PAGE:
Good morning! Let’s get to it…
1. Das whupping. Germany has bundled host nation Brazil out of the World Cup in – let’s face it – humiliating fashion. Brazil, the red-hot favourite to win the tournament from the start, was 5-0 down after 30 minutes; Germany scored four goals in a six-minute period, and it finished 7-1. There were a lot of tears, and Brazilian players had some pretty interesting, tetchy-looking exchanges after the final whistle. The insult to the injury is German football is known for a clinical approach that doesn’t often result in big scorelines. The Germans will play the winner of tomorrow’s Argentina v The Netherlands game in the final.
2. To the markets and it was once again a bad day for “momentum” technology stocks in the US session, with the Nasdaq finishing down 1.3%. The Dow and the S&P were both off 0.7%. It follows a bit of a nothing day in the Asia session yesterday, where the ASX was off just over 0.1%. The futures contract is down 24 points heading into the start of trade in Australia.
3. It’s a big day on the data front, with China CPI out at 11.30am AEST, expecting to show a little bit of price heat coming out of the Chinese economy. “High-frequency data suggested that food prices may have expanded by 0.2% mom in June, which equates to a 4.3% yoy increase, slightly higher than the 4.1% in May,” Soc Gen wrote in their Asia Morning Call note. “However, at the same time, nationwide average housing prices were reported to have declined for a second consecutive month in June. Thus, balancing these factors, the CPI is expected to have declined slightly by -0.1% mom in June, suggesting a yoy rate of 2.4% yoy after the 2.5% in May.” Also this morning in Australia there’s an important update to the Westpac-MI consumer sentiment survey, which everyone – not least Joe Hockey – will be looking at for signs of an uplift following the budget-induced funk. On balance, the Aussie data has been good this with, with the PCI surging on Monday and the NAB business survey showing a surprise lift yesterday. More here.
4. The FoFA debate sometimes seems to rely on arcane and impenetrable arguments only understood by insiders. Yesterday Finance Minister Mathias Cormann targeted fees associated with “intra-fund advice” which appears to hit the industry super sector most but was not easily understood. So we did some digging and it seems he’s right – the exemption might just be unfair.
5. Fire danger in the middle of winter. Because of continuing dry conditions around Sydney in recent months, and high winds expected today, the NSW Rural Fire Service warns there’s an increased fire danger for the state today for a vast area stretching from the Queensland border down to the South Coast, some 800km away as the crow flies.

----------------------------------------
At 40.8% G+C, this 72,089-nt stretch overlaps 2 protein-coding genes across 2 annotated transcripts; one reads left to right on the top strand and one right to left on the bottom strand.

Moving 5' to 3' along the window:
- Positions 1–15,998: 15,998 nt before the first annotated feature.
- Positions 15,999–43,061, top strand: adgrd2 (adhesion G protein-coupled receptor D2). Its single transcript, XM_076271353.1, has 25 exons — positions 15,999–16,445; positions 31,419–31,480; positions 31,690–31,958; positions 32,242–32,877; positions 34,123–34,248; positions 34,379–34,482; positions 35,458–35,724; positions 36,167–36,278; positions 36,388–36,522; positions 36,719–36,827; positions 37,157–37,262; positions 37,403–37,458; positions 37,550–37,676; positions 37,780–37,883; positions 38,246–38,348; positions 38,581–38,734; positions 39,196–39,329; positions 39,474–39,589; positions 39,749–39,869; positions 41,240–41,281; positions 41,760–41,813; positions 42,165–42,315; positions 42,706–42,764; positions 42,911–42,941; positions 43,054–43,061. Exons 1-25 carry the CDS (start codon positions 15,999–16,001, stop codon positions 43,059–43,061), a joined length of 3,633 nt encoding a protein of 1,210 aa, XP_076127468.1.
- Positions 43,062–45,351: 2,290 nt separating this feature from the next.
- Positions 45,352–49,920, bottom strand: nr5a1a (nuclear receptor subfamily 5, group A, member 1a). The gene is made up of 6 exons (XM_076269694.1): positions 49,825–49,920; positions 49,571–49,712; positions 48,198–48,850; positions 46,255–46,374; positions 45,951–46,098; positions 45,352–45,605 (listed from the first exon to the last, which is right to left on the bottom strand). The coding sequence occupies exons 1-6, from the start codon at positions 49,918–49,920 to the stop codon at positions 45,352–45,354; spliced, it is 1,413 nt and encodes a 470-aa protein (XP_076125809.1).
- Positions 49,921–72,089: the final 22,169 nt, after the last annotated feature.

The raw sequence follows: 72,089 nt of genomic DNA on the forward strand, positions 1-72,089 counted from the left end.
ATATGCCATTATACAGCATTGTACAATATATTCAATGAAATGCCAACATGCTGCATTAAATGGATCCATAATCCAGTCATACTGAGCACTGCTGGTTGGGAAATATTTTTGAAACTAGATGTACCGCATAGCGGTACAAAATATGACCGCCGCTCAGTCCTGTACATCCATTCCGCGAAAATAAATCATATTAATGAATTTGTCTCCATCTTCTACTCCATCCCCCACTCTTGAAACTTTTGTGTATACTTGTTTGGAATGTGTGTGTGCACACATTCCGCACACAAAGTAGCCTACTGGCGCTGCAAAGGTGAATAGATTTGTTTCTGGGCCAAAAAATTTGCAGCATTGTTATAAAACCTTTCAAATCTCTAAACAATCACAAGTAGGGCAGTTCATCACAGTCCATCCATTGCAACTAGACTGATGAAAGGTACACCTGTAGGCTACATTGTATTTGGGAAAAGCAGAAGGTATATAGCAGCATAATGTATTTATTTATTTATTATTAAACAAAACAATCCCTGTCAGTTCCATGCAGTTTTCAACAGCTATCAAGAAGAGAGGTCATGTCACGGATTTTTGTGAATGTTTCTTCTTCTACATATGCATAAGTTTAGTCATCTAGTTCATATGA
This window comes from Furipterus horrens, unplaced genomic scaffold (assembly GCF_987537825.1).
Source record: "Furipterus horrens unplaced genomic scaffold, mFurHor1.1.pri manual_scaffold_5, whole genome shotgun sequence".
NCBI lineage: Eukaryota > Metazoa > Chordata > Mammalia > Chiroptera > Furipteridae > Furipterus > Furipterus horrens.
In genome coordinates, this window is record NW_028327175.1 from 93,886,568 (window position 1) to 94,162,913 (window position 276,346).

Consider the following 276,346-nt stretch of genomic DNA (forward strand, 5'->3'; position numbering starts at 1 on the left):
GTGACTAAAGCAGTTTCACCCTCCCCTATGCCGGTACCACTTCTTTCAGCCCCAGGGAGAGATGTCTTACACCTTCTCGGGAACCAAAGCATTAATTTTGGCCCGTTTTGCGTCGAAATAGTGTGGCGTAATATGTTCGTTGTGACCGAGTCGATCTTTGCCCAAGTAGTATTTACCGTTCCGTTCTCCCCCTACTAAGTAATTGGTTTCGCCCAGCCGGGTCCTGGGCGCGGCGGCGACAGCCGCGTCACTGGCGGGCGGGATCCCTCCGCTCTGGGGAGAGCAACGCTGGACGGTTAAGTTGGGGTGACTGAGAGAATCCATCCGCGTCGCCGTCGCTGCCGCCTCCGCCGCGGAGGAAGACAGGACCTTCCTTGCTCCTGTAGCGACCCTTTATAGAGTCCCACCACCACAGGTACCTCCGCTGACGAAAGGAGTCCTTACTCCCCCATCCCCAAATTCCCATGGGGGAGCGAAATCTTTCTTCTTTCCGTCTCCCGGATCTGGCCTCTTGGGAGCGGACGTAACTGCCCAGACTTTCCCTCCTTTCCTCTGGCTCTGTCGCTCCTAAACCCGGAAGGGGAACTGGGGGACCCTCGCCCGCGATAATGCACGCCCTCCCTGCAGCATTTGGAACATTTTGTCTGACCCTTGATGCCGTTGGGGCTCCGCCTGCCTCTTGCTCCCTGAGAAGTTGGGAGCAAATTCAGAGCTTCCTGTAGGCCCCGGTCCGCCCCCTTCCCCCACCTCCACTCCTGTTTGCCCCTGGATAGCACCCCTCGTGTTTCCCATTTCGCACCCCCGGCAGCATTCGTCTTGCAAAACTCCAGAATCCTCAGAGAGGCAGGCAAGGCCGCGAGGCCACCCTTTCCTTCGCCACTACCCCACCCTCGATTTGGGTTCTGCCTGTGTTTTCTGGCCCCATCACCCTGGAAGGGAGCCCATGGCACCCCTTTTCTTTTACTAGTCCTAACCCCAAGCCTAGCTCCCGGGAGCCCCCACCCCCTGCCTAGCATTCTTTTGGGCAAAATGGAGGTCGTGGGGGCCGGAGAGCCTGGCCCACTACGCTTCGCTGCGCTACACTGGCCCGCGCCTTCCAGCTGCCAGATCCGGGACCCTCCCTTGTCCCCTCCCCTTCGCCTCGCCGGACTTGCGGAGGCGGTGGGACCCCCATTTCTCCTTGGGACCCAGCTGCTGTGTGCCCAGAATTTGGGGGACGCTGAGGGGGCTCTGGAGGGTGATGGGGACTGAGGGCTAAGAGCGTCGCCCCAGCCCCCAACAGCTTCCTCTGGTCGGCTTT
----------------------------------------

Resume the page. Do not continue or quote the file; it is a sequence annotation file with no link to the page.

6. Not so fast, Nathan Tinkler. The former Newcastle mining magnate’s much-heralded return to the resources sector might be on hold. The AFR reports this morning that he’s missed a crucial payment on the acquisition of the Wilkie Creek mine from Peabody Energy.
7. Indonesia’s presidential election is held today, though with the polls tight the result may not be known for some time yet. Markets are pricing in a win for Joko “Jokowi” Widodo, a former furniture entrepreneur seen as more business friendly, over Prabowo Subianto, a former military general.
8. Future North Korea. What happens when you get a group of North Korean architects a brief to design what sustainable tourism in their future will look like? This:
That’s one of many paintings commissioned by tour operators Koryo Group, who organise trips into the republic out of Beijing. “There is very little exposure to contemporary architecture in North Korea,” a Koryo spokesman told CNN. The paintings are on show in Vienna, but you can see all the good ones here at news.com.au.
9. J.K. Rowling has published a new Harry Potter story. The characters are in their 30s and it’s set in the Quidditch World Cup. Harry is greying. Apparently there’s not a spell for that. Rowling wrote it for gaming website Pottermore to conincide with the FIFA World Cup. There’s more details here.
10. Smallpox is not dead yet. This is crazy – pretty much the whole world stopped getting vaccinated for smallpox when it was declared eradicated in 1979. Now a vial of it has turned up in a cold store in Maryland, US. There’s two other doses – one in the US and one in Russia. According to Wiki, it killed 300–500 million in the 20th Century and two million as recently as 1967. There’s two other controlled doses – another in the US and one in Russia, that guard against it being used for biological warfare.
BONUS ITEM: Even more sharks in tornadoes. Sharknado was as surprisingly entertaining as it was mad when it became an obvious hit for SyFy last year. Now, the only disappointing thing about the sequel, due for release on July 30, is that isn’t isn’t called “Sharknado 2: The Sharkening”. But we think “Sharknado 2: The Second One” is just as good. Here’s the official trailer:
Have a great day. I’m on Twitter: @colgo
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